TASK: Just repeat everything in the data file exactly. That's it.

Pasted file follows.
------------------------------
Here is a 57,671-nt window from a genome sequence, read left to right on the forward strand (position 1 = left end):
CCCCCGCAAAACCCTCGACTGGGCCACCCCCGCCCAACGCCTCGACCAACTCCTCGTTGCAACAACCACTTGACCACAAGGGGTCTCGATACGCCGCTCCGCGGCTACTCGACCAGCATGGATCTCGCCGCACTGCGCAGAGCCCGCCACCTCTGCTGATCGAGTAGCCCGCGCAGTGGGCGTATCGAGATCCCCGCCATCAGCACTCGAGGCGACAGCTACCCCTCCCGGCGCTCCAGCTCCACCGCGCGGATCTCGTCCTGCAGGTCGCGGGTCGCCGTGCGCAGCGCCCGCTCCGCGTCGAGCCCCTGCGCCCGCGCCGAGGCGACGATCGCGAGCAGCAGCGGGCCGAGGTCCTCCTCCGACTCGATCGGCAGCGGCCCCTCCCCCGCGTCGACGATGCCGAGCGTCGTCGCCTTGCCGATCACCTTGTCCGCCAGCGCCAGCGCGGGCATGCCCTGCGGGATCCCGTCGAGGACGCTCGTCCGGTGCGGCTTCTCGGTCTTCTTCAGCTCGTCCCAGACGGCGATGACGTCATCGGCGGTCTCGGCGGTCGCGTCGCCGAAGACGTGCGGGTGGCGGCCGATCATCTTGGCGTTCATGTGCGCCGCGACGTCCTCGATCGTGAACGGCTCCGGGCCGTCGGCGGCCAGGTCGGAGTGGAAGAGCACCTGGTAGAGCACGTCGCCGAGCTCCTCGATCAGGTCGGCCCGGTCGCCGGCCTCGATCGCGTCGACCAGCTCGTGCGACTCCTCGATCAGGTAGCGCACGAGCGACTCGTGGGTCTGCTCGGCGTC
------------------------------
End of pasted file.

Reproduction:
Here is a 57,671-nt window from a genome sequence, read left to right on the forward strand (position 1 = left end):
CCCCCGCAAAACCCTCGACTGGGCCACCCCCGCCCAACGCCTCGACCAACTCCTCGTTGCAACAACCACTTGACCACAAGGGGTCTCGATACGCCGCTCCGCGGCTACTCGACCAGCATGGATCTCGCCGCACTGCGCAGAGCCCGCCACCTCTGCTGATCGAGTAGCCCGCGCAGTGGGCGTATCGAGATCCCCGCCATCAGCACTCGAGGCGACAGCTACCCCTCCCGGCGCTCCAGCTCCACCGCGCGGATCTCGTCCTGCAGGTCGCGGGTCGCCGTGCGCAGCGCCCGCTCCGCGTCGAGCCCCTGCGCCCGCGCCGAGGCGACGATCGCGAGCAGCAGCGGGCCGAGGTCCTCCTCCGACTCGATCGGCAGCGGCCCCTCCCCCGCGTCGACGATGCCGAGCGTCGTCGCCTTGCCGATCACCTTGTCCGCCAGCGCCAGCGCGGGCATGCCCTGCGGGATCCCGTCGAGGACGCTCGTCCGGTGCGGCTTCTCGGTCTTCTTCAGCTCGTCCCAGACGGCGATGACGTCATCGGCGGTCTCGGCGGTCGCGTCGCCGAAGACGTGCGGGTGGCGGCCGATCATCTTGGCGTTCATGTGCGCCGCGACGTCCTCGATCGTGAACGGCTCCGGGCCGTCGGCGGCCAGGTCGGAGTGGAAGAGCACCTGGTAGAGCACGTCGCCGAGCTCCTCGATCAGGTCGGCCCGGTCGCCGGCCTCGATCGCGTCGACCAGCTCGTGCGACTCCTCGATCAGGTAGCGCACGAGCGACTCGTGGGTCTGCTCGGCGTC